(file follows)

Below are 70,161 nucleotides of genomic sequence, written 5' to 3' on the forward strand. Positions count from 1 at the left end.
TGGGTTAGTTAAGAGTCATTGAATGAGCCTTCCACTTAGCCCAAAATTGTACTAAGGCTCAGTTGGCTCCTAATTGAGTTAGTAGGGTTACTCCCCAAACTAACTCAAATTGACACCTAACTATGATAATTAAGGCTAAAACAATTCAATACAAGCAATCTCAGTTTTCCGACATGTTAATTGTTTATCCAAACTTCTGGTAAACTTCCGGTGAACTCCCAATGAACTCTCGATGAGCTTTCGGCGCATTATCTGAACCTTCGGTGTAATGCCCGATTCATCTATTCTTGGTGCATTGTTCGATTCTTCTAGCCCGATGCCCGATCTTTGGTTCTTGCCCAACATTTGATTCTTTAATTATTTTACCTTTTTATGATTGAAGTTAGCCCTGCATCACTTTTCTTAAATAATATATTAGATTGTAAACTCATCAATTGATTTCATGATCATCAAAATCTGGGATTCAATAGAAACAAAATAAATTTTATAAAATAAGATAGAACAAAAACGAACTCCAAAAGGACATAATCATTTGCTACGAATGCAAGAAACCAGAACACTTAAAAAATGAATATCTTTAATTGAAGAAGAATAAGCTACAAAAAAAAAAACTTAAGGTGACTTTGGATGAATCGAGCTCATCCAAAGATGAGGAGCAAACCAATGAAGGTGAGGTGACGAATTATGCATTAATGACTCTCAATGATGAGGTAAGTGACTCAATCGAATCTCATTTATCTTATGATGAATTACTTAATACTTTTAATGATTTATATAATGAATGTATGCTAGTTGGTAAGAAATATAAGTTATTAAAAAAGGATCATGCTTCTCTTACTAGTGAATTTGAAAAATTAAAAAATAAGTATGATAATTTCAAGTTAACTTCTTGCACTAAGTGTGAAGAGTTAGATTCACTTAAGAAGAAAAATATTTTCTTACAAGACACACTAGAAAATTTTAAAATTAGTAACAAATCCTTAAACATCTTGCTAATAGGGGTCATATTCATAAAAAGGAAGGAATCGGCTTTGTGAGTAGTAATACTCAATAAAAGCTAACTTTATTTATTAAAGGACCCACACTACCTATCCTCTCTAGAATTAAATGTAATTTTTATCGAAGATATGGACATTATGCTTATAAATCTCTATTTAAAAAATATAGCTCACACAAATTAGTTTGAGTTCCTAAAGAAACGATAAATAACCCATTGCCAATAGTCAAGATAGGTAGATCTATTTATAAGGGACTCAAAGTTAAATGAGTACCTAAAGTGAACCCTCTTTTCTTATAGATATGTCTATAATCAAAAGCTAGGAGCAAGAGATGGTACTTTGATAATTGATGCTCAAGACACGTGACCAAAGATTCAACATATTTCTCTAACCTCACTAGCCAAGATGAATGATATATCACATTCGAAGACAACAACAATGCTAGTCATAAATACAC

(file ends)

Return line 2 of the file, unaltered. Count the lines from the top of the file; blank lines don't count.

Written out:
TGGGTTAGTTAAGAGTCATTGAATGAGCCTTCCACTTAGCCCAAAATTGTACTAAGGCTCAGTTGGCTCCTAATTGAGTTAGTAGGGTTACTCCCCAAACTAACTCAAATTGACACCTAACTATGATAATTAAGGCTAAAACAATTCAATACAAGCAATCTCAGTTTTCCGACATGTTAATTGTTTATCCAAACTTCTGGTAAACTTCCGGTGAACTCCCAATGAACTCTCGATGAGCTTTCGGCGCATTATCTGAACCTTCGGTGTAATGCCCGATTCATCTATTCTTGGTGCATTGTTCGATTCTTCTAGCCCGATGCCCGATCTTTGGTTCTTGCCCAACATTTGATTCTTTAATTATTTTACCTTTTTATGATTGAAGTTAGCCCTGCATCACTTTTCTTAAATAATATATTAGATTGTAAACTCATCAATTGATTTCATGATCATCAAAATCTGGGATTCAATAGAAACAAAATAAATTTTATAAAATAAGATAGAACAAAAACGAACTCCAAAAGGACATAATCATTTGCTACGAATGCAAGAAACCAGAACACTTAAAAAATGAATATCTTTAATTGAAGAAGAATAAGCTACAAAAAAAAAAACTTAAGGTGACTTTGGATGAATCGAGCTCATCCAAAGATGAGGAGCAAACCAATGAAGGTGAGGTGACGAATTATGCATTAATGACTCTCAATGATGAGGTAAGTGACTCAATCGAATCTCATTTATCTTATGATGAATTACTTAATACTTTTAATGATTTATATAATGAATGTATGCTAGTTGGTAAGAAATATAAGTTATTAAAAAAGGATCATGCTTCTCTTACTAGTGAATTTGAAAAATTAAAAAATAAGTATGATAATTTCAAGTTAACTTCTTGCACTAAGTGTGAAGAGTTAGATTCACTTAAGAAGAAAAATATTTTCTTACAAGACACACTAGAAAATTTTAAAATTAGTAACAAATCCTTAAACATCTTGCTAATAGGGGTCATATTCATAAAAAGGAAGGAATCGGCTTTGTGAGTAGTAATACTCAATAAAAGCTAACTTTATTTATTAAAGGACCCACACTACCTATCCTCTCTAGAATTAAATGTAATTTTTATCGAAGATATGGACATTATGCTTATAAATCTCTATTTAAAAAATATAGCTCACACAAATTAGTTTGAGTTCCTAAAGAAACGATAAATAACCCATTGCCAATAGTCAAGATAGGTAGATCTATTTATAAGGGACTCAAAGTTAAATGAGTACCTAAAGTGAACCCTCTTTTCTTATAGATATGTCTATAATCAAAAGCTAGGAGCAAGAGATGGTACTTTGATAATTGATGCTCAAGACACGTGACCAAAGATTCAACATATTTCTCTAACCTCACTAGCCAAGATGAATGATATATCACATTCGAAGACAACAACAATGCTAGTCATAAATACAC